The Problem 

Large corporations have a tendency of exploiting third world countries for their resources, which certainly seems to be the case when it comes to exporting and importing commodities. They often use their influence to produce these products as quickly and cost-effectively as possible. This can have devastating impacts on the people living there and the environment. 


Environmental and social issues 

This industry causes extensive environmental issues through its production of commodities. More detail surrounding the different types of commodities can be found on the Friends of the Earth: Planet Over Profit Commodities Factsheet. The most noticeable consequence is deforestation, which causes even more environmental impacts. Deforestation is a method used by many businesses to create space and to obtain wood. In Southeast Asia, for example, 45% of oil palm plantations came from areas that were forests in 1989, which highlights the popularity of using deforestation to make cheap products. However, it does more harm than good – it ruins habitats for animals, removes oxygen from the atmosphere, and releases CO2 previously absorbed back into the atmosphere. This all contributes towards the level of pollution in the local and global atmosphere. Increased levels of pollution are not only bad for the environment, but they are also bad for local communities who end up ingesting the polluted air, water and food. This can be detrimental to their health.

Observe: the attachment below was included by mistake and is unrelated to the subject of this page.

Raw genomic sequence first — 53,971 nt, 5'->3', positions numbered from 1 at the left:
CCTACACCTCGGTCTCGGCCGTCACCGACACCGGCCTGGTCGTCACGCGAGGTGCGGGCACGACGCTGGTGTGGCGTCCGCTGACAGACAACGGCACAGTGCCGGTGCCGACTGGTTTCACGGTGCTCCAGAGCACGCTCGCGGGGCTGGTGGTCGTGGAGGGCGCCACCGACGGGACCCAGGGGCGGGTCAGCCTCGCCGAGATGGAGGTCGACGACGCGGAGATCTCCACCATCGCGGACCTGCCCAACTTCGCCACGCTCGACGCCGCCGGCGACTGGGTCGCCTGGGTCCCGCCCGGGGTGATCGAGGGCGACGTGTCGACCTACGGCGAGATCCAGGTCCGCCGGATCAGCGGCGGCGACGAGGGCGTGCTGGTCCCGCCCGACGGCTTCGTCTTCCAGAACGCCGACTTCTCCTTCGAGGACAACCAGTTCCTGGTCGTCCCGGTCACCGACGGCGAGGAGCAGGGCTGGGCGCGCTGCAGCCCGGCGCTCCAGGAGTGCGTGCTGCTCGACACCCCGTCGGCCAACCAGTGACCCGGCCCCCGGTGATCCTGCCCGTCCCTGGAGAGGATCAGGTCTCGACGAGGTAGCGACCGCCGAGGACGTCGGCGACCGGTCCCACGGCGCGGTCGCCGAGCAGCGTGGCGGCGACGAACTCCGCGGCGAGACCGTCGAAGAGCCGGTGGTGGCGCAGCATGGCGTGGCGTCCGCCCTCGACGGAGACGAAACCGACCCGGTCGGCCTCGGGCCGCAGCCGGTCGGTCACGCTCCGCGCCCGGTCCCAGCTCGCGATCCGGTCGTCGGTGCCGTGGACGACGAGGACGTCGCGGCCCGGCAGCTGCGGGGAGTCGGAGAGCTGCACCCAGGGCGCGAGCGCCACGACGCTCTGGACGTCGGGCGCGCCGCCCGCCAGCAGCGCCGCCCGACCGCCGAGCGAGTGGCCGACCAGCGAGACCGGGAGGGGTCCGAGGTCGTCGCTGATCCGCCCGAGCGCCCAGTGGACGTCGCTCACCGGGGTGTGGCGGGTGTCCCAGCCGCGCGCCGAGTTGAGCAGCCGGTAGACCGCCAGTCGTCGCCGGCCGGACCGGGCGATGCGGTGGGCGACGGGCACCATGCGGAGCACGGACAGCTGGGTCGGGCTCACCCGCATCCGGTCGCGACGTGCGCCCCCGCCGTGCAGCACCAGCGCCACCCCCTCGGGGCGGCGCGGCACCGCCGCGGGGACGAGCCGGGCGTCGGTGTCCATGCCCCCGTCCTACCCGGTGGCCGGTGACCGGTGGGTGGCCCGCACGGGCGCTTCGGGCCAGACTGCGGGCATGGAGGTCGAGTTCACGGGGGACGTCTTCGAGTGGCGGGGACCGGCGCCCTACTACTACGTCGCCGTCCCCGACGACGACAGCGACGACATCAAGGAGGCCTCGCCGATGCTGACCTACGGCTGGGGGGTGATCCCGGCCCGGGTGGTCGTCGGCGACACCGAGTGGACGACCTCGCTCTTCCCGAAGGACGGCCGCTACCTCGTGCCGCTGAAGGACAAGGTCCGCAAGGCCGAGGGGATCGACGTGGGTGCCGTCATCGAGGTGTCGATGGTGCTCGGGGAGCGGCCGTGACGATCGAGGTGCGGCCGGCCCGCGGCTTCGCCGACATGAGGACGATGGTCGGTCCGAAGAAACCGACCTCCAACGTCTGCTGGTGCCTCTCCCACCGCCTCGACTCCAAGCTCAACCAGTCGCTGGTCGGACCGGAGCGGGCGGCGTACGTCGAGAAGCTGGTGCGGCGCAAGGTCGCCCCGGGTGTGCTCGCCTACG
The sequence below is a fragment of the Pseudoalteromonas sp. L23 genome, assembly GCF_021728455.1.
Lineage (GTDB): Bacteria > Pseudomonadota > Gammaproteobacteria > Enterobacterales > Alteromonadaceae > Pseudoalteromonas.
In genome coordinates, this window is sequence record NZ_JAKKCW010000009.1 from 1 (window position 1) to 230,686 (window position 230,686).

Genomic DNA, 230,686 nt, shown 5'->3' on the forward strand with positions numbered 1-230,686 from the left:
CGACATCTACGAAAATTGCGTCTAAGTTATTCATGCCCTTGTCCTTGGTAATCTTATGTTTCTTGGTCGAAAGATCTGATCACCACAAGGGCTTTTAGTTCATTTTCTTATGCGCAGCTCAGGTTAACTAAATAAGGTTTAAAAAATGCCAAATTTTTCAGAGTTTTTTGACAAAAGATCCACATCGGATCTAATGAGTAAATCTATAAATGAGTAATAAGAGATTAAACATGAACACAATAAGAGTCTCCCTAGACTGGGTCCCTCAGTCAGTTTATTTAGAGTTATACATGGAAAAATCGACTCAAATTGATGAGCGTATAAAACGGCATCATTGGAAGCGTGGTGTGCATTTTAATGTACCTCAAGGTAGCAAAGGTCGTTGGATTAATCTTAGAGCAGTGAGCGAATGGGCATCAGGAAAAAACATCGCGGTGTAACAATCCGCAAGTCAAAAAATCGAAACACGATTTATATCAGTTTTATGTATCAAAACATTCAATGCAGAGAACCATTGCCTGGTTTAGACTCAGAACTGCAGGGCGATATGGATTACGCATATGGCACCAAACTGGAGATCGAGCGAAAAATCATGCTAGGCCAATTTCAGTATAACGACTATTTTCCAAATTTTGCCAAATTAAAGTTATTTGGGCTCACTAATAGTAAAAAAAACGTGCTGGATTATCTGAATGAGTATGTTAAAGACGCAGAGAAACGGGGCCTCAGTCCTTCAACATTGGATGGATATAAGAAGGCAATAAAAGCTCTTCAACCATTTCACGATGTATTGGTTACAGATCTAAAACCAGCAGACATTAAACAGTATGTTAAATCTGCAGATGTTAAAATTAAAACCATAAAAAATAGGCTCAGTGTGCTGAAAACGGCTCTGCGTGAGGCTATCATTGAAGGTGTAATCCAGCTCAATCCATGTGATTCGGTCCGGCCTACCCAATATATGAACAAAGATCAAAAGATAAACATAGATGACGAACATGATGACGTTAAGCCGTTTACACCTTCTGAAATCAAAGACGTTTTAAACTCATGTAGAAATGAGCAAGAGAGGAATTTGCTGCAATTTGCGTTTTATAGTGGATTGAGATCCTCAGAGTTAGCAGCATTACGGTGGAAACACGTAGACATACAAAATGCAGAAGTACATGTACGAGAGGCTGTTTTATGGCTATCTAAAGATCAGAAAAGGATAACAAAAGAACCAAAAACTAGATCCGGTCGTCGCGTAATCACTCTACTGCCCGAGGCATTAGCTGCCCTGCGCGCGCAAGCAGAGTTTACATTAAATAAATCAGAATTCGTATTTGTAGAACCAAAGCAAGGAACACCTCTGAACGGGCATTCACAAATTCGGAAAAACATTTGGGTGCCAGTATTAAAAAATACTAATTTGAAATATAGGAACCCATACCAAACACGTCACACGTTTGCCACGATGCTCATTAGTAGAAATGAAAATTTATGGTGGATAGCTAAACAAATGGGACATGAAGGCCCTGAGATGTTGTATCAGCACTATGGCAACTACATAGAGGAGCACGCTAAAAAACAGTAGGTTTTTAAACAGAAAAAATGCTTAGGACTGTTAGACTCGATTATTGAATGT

Additionally, forests that are destroyed for the space and/or its resources, there are often people living on or nearby the land. This does not seem to discourage companies from finding their resources/ space elsewhere. Instead, people (most commonly indigenous groups) are forced from their homes. This is relatively easy for companies to do as some countries have weaker laws and regulations surrounding territory. Evicting groups from their homes is unfair and should not be allowed to happen. 


The damage in action 

As identified by Friends of the Earth, there are many different corporations using unethical methods to try and profit from their business as much as they can. All of these companies are causing irreversible damage. There are numerous amounts of companies partaking in these activities but there are too many to list, so here are just a few examples: 

  • Ikea – Ikea is a well-known business across the world for selling affordable furniture. It is affordable for a reason. To create its products at a quick pace, the brand exploits forests within many countries, where laws and regulations are not exactly enforced. Subsequently, CO2 is being released back into the atmosphere and habitats are being lost. 
  • Astra Agro Lestari (AAL) – This company is known for unethically taking land to make palm oil to sell on to other companies. Whilst some companies have stopped working with them because of this, there are still some involved. For example, Unilever still buys from them; making them a key target within this campaign. 
  • Cargill – This company is particularly harmful to the well-being of animals, as its main goal is to deliver large quantities of meat throughout several countries. To do this, they fatten up animals to then slaughter and sell on to other corporations such as Asda and Tesco. 
  • JBS SA – This company is a large contributor to deforestation. Over the span of 12 years, it has been estimated that the company has deforested 200,000 ha directly and 1.5 million indirectly. 


The exploitation of the environment and the people is becoming too normalised; this needs to change.   


Friends of the Earth. (2023). Planet over Profit Commodities Factsheet: For Local Action Groups. Available at: